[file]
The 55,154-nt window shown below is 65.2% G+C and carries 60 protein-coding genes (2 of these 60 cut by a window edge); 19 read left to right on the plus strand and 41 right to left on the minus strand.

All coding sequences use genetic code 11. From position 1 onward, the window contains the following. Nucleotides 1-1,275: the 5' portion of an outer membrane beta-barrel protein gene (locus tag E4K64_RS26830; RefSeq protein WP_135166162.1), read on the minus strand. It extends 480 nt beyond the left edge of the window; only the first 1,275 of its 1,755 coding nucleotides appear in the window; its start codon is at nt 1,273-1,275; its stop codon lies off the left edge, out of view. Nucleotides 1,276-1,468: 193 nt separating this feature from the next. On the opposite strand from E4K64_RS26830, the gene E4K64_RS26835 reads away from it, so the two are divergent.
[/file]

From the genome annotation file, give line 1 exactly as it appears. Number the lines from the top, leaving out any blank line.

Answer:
The 55,154-nt window shown below is 65.2% G+C and carries 60 protein-coding genes (2 of these 60 cut by a window edge); 19 read left to right on the plus strand and 41 right to left on the minus strand.